glUniform1i(glGetUniformLocation(shader_prog, "tex"), 0);

Draw_Buffer::~Draw_Buffer() {

// Unbind buffer

// Delete shaders

// Delete buffers
    glDeleteBuffers(1, &vbo);
    glDeleteBuffers(1, &ebo);
    glDeleteVertexArrays(1, &vao);

// Terminate GLFW

void Draw_Buffer::flush() {

    // Reset texture
    glBindTexture(GL_TEXTURE_2D, mandelbrot_tex);
    glTexImage2D(GL_TEXTURE_2D, 0, GL_RGB, window->width(), window->height(), 0, GL_RGB, GL_BYTE, &buffer[0]);


    // Draw rectangle
    glDrawElements(GL_TRIANGLES, 6, GL_UNSIGNED_INT, 0);

    // Sends message if there is an OpenGL bug
    GLenum err = glGetError();
    if (err) {
        std::stringstream ss;
        ss << "GL Error: " << err;
        throw std::runtime_error(ss.str());

    // Swap buffers

    // Reset iterator
    pos_iter = buffer.begin();

    while(!glfwWindowShouldClose(screen)) {


#version 150

in vec2 Tex_coord;

out vec4 outColor;

uniform sampler2D tex;

void main() {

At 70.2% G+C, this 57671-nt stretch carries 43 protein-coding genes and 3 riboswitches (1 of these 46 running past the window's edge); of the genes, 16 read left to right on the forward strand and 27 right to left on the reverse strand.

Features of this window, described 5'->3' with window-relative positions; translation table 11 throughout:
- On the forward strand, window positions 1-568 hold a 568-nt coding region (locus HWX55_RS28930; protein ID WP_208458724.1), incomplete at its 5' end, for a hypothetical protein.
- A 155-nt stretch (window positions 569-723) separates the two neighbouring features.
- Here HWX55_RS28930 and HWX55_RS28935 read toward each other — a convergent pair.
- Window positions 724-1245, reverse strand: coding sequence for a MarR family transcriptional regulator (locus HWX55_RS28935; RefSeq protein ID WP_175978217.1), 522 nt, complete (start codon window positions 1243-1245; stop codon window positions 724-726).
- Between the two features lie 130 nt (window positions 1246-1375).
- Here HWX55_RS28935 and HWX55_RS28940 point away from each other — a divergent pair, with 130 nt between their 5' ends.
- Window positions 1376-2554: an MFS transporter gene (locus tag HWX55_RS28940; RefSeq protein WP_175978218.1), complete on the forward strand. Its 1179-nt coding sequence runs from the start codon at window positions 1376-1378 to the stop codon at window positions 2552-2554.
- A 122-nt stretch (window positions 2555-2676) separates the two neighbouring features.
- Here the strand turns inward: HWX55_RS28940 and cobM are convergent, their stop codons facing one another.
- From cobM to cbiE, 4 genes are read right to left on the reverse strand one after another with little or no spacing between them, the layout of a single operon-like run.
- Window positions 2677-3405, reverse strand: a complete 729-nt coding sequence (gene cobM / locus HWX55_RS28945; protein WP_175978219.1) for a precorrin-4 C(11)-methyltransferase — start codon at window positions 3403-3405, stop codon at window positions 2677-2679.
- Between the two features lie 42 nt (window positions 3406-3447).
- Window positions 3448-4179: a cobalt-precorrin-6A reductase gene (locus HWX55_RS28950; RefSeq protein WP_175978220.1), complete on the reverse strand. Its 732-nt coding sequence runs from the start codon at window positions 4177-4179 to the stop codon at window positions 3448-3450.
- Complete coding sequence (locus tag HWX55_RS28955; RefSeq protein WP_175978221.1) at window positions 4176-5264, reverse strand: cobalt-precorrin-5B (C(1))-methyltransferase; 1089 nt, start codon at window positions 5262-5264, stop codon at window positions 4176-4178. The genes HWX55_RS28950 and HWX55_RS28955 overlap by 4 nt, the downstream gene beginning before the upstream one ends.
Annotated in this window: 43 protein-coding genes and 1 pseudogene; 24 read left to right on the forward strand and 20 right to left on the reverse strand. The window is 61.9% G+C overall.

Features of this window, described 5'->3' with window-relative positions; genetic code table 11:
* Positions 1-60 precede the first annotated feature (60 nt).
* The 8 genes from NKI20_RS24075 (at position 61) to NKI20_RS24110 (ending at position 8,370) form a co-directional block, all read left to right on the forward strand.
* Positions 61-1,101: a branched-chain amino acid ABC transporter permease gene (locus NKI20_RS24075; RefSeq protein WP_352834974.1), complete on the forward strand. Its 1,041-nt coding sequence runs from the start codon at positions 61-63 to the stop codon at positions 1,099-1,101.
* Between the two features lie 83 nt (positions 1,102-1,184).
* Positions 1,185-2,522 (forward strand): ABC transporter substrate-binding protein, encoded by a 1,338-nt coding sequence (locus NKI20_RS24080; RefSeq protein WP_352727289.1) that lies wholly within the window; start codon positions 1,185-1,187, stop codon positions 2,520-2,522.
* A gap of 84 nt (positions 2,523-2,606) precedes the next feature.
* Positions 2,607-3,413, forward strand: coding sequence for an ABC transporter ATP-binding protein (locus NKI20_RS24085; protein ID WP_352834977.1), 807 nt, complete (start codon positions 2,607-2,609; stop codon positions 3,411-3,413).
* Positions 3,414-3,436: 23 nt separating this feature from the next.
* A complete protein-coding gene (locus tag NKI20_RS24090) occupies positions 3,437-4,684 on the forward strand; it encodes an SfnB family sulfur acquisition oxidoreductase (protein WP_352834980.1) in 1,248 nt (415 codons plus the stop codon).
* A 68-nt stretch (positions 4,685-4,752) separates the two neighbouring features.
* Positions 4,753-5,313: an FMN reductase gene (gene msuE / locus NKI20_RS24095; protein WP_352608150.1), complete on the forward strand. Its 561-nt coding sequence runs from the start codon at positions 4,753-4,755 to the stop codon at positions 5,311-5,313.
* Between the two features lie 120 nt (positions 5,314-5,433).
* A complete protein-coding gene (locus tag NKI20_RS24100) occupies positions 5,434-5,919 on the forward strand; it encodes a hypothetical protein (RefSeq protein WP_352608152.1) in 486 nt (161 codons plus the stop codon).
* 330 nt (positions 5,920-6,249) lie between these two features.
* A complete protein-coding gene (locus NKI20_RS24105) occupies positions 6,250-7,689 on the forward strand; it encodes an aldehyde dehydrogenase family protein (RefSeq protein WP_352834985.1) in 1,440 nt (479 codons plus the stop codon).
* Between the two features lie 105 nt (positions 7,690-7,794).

outColor = texture(tex, Tex_coord);


#version 150

in vec2 position;
in vec2 tex_coord;

out vec2 Tex_coord;

void main() {
    gl_Position = vec4(position, 0.0, 1.0);
    Tex_coord = tex_coord;

2 Answers 2


This is a lot of code to cover, so I'll touch on the highlights. Overall the code is pretty straightforward and easy to read. I like that you used std::complex instead of writing your own complex class or passing around 2 floats or something like that. Here are a few things I think could be improved:

Break Things Into Functions

For the most part your functions seem to be a decent size, but I see a few that really should be broken up a little more. Your main() function does a number of things: Creates the areas for the complex plane and the OpenGL window, displays instructions to the user, gets user input, draws the image, outputs the image. Those should each be different functions.

If you had the user input in its own function, you might have noticed that you aren't handling invalid input at all. Valid inputs are W, w, I and i. What happens if the user inputs x? Most likely a crash.

By the same token, your constructor for Draw_Buffer() has comments detailing what each section does. This is a good hint that you need to move those sections into their own functions named something similar to the comment. For example, you could have a setupWindow() function, an InitialiseGLEW() function, a generateShaders() function, and a createGeometry() function for the VAO and VBO, etc.